With the New Jersey Turnpike as a backdrop, a coalition of activists and local officials gathered yesterday to protest a $4.7 billion plan that would rebuild and widen the turnpike over an 8.1 mile stretch from Exit 14 in Newark to the Holland Tunnel. Work would include replacement of the Newark Bay Bridge.
The project, supported by Governor Murphy and a range of construction unions, has drawn widespread criticism.
“While we in JC and Hudson County are trying to make our transportation system safer, more equitable, cleaner, greener and suitable for the year 2050 and beyond, this project wants to take us back to 1950 and the discredited, discarded, bankrupt transportation concepts of that era that got us into this mess in the first place” said Tony Borelli, Vice President of Bike JC.
The city councils for both Jersey City and Hoboken have passed resolutions opposing the plan. The mayors of both cities have, likewise, come out against it.
Representing Mayor Fulop, Barkha Patel, Jersey City’s Director of Infrastructure, noted that “Billions of dollars have been invested into highway expansion projects across the country in the name of increased capacity and these projects have resulted in worsened conditions almost immediately after being completed.”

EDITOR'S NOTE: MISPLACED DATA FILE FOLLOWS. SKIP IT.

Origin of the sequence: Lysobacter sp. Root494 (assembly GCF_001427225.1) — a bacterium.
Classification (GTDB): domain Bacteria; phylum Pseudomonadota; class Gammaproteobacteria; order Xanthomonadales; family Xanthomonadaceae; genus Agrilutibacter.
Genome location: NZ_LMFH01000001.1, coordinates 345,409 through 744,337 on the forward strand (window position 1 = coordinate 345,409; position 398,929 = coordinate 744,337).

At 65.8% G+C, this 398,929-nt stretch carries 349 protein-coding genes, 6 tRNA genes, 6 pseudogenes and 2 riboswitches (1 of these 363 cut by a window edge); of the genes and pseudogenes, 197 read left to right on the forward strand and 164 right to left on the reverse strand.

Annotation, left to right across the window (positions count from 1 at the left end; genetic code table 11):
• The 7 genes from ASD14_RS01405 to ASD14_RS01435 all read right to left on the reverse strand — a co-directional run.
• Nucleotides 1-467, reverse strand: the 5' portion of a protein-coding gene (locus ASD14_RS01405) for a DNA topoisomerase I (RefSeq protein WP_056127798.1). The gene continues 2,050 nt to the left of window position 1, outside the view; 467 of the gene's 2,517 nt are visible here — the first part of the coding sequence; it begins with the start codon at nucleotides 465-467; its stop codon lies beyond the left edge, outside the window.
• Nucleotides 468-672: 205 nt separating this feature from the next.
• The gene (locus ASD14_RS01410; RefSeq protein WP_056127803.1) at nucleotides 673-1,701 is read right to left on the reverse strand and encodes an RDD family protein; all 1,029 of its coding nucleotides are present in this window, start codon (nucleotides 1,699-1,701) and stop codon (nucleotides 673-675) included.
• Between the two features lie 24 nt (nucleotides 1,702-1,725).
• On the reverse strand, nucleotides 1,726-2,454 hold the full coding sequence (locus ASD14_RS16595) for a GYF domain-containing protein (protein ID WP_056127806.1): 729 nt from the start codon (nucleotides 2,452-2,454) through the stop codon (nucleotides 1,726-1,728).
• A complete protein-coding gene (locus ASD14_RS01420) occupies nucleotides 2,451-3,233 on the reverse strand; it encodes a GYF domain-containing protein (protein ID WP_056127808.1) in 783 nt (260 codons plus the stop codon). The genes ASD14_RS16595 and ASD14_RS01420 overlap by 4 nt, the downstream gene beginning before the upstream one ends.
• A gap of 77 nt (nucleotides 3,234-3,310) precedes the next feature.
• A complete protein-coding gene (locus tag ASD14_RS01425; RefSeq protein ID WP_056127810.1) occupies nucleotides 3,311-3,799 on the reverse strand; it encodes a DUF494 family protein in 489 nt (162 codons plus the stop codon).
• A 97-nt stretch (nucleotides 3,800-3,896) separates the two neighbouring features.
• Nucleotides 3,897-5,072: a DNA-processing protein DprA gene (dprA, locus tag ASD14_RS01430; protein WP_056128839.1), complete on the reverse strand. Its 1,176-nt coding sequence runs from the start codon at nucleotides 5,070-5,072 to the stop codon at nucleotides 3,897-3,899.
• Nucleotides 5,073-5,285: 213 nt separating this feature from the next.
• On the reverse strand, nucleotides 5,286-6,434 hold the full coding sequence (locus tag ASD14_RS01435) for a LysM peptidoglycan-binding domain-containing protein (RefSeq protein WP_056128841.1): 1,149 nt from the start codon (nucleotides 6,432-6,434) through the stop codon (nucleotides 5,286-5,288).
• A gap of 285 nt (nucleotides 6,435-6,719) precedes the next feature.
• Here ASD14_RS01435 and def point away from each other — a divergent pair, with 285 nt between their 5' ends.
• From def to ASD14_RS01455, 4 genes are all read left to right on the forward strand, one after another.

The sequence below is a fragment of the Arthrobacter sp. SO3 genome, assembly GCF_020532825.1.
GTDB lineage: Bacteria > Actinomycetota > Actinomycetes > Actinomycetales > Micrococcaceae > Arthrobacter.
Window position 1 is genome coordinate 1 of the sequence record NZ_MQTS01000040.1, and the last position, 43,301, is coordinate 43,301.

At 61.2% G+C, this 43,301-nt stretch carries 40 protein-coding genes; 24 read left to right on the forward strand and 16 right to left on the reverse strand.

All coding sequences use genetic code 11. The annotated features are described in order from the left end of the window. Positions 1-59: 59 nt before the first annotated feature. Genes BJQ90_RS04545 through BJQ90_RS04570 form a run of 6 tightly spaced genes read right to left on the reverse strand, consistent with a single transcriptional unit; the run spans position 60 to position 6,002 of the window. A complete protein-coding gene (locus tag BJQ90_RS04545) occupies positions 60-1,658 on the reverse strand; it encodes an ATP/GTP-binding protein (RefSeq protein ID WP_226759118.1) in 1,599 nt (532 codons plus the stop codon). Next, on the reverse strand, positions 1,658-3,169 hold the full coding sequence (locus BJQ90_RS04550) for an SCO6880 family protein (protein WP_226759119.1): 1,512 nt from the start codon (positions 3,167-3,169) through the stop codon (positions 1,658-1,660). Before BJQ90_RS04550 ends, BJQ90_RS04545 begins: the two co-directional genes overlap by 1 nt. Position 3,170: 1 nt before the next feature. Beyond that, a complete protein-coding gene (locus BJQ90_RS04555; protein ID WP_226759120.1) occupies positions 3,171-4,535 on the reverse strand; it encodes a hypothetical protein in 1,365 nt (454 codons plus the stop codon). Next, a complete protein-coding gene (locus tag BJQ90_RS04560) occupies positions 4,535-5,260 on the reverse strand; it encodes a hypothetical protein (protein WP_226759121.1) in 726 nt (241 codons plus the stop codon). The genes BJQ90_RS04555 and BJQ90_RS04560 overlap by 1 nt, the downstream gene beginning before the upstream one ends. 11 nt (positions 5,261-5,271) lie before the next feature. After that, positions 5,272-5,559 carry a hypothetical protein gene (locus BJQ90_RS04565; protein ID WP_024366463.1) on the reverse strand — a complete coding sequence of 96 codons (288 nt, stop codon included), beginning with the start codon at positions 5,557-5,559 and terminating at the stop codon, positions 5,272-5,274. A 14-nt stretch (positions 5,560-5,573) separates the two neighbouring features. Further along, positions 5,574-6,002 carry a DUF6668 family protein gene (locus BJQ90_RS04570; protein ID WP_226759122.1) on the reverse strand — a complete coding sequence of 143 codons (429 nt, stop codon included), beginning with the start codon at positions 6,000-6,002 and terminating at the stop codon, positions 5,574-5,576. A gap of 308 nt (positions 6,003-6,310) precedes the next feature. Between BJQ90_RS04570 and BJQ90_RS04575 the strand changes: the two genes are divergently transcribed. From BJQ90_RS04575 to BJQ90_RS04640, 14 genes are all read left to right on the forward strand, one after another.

“This is one of the worst ideas in Hudson County in recent memory” said Ward E Councilman James Solomon.
“If you need to find something to do with five billion dollars, I have some suggestions” quipped Ward F Councilman Frank Gilmore.
John Reichman of Empower New Jersey, which includes 135 groups across the state, listed numerous road widening project from California to Connecticut that have been cancelled. “All over the country, people are beating back highway projects.”
Said Doug O’Malley of Environment New Jersey. “This is fight for the quality of life for Jersey City residents.”
Hudson County Commissioner William O’Dea said “Phil Murphy should just come one day and just walk…and after he walks about a mile and sees the impact it’s going to have on existing properties, on a public housing site…on Ferris High School…I think he would realize that’s it, kill the idea.”
In August, a group representing building trades condemned the votes of the Jersey City and Hoboken city councils, writing that “Road expansion will reduce congestion and pollution from vehicles idling as well as grow both the local and regional economies.”
In September, Congressman-elect Rob Menendez proposed a compromise plan that would incorporate a Bus Rapid Transit (BRT) lane and designated truck-only entrances and exits for Greenville and Bayonne.